* ''Series/BreakingBad.''
** Played around with in one episode, where a few [=FBI=] agents grab Jesse for a "conversation" and after he realizes they're fishing for evidence he asks for his attorney. They give him a momentary spiel about how there's no need since he's not actually under arrest, how lawyers will just complicate "straightening the matter out", and how it could be taken the wrong way, but he doesn't fall for it.
** In another episode, Gus is called in to discuss possible involvement in [[spoiler: Gale's death.]] This could be the turning point that causes the police to discover Gus's massive drug empire, but since Gus is a VillainWithGoodPublicity, he doesn't call an attorney to speak with the detectives since he knows that would raise suspicions. He instead defuses the situation himself with a quiet, believable alibi.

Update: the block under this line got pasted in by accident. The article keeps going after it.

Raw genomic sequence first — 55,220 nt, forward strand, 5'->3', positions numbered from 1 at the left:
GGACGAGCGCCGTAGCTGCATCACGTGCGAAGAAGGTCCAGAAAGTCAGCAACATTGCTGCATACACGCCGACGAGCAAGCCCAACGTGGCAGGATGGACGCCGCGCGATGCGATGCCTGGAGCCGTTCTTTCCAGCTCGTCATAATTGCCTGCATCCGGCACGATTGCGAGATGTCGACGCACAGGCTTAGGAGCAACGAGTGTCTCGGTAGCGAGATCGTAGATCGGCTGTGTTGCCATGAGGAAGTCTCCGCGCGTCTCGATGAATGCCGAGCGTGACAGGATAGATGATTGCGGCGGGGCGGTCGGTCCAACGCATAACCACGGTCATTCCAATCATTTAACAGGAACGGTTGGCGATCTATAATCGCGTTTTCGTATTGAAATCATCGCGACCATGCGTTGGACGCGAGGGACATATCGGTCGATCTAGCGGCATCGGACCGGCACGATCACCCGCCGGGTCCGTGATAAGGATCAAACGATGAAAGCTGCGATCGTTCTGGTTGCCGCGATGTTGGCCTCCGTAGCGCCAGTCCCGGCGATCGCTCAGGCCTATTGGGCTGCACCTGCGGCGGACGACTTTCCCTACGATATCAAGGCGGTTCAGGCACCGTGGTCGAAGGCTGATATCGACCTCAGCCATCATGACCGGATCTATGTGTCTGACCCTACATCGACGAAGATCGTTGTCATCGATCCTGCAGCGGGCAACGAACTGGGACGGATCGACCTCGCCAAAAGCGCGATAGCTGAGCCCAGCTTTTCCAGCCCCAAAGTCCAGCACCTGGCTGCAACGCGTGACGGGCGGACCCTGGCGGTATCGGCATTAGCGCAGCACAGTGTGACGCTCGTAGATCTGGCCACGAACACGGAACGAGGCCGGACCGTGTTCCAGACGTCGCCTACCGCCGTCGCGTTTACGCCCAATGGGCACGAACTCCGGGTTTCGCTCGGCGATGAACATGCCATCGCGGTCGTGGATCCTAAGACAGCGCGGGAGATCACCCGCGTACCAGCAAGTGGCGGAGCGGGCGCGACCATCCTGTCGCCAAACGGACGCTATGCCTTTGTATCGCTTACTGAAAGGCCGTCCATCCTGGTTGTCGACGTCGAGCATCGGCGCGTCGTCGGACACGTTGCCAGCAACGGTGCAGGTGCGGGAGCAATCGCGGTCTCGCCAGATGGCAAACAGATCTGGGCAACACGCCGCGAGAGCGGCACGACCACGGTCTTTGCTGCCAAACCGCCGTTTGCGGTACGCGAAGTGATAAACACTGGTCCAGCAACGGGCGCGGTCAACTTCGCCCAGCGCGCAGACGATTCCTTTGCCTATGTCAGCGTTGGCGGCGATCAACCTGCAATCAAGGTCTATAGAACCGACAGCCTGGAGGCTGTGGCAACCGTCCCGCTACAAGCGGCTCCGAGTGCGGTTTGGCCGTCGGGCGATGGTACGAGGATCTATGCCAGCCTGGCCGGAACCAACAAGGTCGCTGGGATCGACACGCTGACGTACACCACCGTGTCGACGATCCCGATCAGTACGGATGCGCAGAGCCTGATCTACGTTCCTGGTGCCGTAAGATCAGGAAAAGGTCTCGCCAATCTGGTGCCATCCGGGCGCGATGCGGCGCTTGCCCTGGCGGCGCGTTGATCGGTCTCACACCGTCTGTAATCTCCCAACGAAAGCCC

** In Season 5B, Skyler proves [[GenreSavvy she is well acquainted with how little this trope has to do with reality]] when [[spoiler:Hank tries to invoke it when asking her to give evidence against Walt]]. Instead of reacting as he'd hoped, she instead sees his attempted manipulation as an instant red flag that [[spoiler: he isn't interesting in protecting her, only in getting Walt at any cost.]]
* Zigzagged in ''Series/{{NCIS}}'', lawyering up happens all the time, and if it does the one doing it is just as likely to be completely innocent as they are guilty of something.
* ''Series/BetterCallSaul'', a prequel series to ''Series/BreakingBad'', [[DiscussedTrope calls BS on this trope]] in the first episode. When the county treasurer Craig Kettleman is implicated for embezzling $1.6 million, Jimmy [=McGill=] tells him that getting a lawyer doesn't make you look guilty, getting arrested does, and that without an attorney it's fairly easy for a detective to twist what you said and get you convicted.